Why does outer space look black?
A lack of light has little to do with it.
Look up at the night sky with your own eyes, or marvel at images of the universe online, and you'll see the same thing: the inky, abysmal blackness of space, punctuated by bright stars, planets or spacecraft. But why is it black? Why isn't space colorful, like the blue daytime sky on Earth?
Surprisingly, the answer has little to do with a lack of light.
"You would think that since there are billions of stars in our galaxy, billions of galaxies in the universe and other objects, such as planets, that reflect light, that when we look up at the sky at night, it would be extremely bright," Tenley Hutchinson-Smith, a graduate student of astronomy and astrophysics at the University of California, Santa Cruz (UCSC), told Live Science in an email. "But instead, it's actually really dark."
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Hutchinson-Smith said this contradiction, known in physics and astronomy circles as Olbers' paradox, can be explained by the theory of space-time expansion — the idea that "because our universe is expanding faster than the speed of light … the light from distant galaxies might be stretching and turning into infrared waves, microwaves and radio waves, which are not detectable by our human eyes." And because they are undetectable, they appear dark (black) to the naked eye.
Miranda Apfel, who is also a graduate student of astronomy and astrophysics at UCSC, agreed with Hutchinson-Smith. "Stars give off light in all colors, even colors not visible to the human eye, like ultraviolet or infrared," she told Live Science. "If we could see microwaves, all of space would glow." Apfel said this is because the cosmic microwave background — light energy from the Big Bang that was scattered by protons and electrons existing during the early universe — still fills all of space.
Another reason interstellar and interplanetary space appear dark is that space is a nearly perfect vacuum. Recall that Earth's sky is blue because molecules that make up the atmosphere, including nitrogen and oxygen, scatter a lot of visible light's component blue and violet wavelengths from the sun in all directions, including toward our eyes. However, in the absence of matter, light travels in a straight line from its source to the receiver. Because space is a near-perfect vacuum — meaning it has exceedingly few particles — there's virtually nothing in the space between stars and planets to scatter light to our eyes. And with no light reaching the eyes, they see black.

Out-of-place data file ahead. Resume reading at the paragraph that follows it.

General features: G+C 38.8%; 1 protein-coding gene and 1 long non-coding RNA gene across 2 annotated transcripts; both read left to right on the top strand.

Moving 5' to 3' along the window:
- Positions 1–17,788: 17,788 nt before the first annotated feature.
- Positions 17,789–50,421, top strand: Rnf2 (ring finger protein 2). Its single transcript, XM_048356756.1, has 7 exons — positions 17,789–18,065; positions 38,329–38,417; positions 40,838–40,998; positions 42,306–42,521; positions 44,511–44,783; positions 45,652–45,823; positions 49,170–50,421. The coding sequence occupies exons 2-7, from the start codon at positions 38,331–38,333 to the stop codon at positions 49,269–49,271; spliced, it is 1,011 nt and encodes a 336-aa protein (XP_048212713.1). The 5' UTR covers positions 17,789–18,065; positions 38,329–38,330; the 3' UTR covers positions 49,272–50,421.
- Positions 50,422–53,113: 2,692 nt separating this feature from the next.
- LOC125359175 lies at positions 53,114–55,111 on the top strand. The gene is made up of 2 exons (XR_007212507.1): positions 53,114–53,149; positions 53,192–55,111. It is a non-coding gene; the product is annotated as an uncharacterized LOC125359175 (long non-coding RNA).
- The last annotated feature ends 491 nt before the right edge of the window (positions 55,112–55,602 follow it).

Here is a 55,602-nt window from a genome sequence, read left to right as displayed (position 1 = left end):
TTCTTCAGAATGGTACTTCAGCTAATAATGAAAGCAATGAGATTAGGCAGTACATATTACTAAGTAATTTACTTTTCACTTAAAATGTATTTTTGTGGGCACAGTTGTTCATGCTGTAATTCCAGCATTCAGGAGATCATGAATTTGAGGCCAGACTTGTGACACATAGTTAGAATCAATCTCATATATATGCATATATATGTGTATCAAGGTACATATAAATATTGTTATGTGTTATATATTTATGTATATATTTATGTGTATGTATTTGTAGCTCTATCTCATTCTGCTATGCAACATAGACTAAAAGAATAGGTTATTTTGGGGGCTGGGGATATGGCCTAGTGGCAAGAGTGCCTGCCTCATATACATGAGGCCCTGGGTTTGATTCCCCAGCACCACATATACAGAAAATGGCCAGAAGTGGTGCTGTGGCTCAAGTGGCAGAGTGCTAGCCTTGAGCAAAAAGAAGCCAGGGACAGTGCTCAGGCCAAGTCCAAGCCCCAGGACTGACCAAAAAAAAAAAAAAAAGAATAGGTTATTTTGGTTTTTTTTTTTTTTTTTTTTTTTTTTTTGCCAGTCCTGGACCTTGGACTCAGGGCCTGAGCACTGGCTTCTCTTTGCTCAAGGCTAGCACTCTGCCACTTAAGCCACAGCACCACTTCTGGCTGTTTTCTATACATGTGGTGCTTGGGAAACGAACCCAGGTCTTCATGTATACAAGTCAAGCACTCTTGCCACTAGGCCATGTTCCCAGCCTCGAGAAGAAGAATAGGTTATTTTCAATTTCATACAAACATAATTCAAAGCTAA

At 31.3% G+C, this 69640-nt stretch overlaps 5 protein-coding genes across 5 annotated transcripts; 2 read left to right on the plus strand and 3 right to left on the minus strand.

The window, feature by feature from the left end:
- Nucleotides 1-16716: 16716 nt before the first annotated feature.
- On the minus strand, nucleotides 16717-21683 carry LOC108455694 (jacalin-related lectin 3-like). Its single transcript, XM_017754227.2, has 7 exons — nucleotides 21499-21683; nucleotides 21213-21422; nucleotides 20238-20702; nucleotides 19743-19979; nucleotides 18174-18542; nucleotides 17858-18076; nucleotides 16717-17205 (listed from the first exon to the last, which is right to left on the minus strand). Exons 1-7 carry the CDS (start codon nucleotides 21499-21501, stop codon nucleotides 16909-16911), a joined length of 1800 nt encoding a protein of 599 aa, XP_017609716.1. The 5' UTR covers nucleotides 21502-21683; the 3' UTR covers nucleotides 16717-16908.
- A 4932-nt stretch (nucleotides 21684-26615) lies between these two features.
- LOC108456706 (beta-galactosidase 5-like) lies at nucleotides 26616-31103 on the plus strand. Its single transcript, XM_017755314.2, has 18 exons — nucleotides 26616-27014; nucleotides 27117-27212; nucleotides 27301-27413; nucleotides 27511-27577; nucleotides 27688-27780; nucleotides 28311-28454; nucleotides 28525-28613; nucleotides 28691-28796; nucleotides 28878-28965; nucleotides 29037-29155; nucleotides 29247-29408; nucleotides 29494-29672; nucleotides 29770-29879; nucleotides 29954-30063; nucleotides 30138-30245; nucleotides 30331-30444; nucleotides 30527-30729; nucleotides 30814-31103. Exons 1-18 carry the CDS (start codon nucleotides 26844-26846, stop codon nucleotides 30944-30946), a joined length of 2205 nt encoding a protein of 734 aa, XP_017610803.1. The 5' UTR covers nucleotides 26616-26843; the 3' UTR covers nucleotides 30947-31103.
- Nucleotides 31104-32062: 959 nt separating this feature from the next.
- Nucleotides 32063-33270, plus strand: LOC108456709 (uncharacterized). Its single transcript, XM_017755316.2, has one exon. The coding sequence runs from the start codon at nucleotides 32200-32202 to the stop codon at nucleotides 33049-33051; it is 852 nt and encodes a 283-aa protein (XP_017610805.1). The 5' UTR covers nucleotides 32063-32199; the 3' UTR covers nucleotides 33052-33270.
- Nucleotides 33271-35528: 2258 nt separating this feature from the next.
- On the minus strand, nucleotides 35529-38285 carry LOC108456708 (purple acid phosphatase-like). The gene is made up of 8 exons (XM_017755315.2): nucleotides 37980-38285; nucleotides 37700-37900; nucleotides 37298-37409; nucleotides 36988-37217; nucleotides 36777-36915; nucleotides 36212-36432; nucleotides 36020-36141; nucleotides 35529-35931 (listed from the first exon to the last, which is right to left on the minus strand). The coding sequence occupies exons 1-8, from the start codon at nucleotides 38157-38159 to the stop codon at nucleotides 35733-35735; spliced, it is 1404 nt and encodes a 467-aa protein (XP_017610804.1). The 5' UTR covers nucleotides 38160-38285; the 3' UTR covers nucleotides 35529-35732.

That said, a 2021 study in The Astrophysical Journal suggests that space may not be as black as scientists originally thought. Through NASA's New Horizons mission to Pluto and the Kuiper Belt, researchers have been able to see space without light interference from Earth or the sun. The team sifted through images taken by the spacecraft and subtracted all light from known stars, the Milky Way and possible galaxies, as well as any light that might have leaked in from camera quirks. The background light of the universe, they found, was still twice as bright as predicted.
The reasons for the additional brightness, which remain unknown, will be the focus of future studies. Until then, one thing seems likely: Space could very well be more "charcoal" than pitch-black.
Originally published on Live Science.
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Tiffany Means is a meteorologist turned science writer based in the Blue Ridge mountains of North Carolina. Her work has appeared in Yale Climate Connections, The Farmers' Almanac, and other publications. Tiffany has a bachelor's degree in atmospheric science from the University of North Carolina, Asheville, and she is earning a master's in science writing at Johns Hopkins University.
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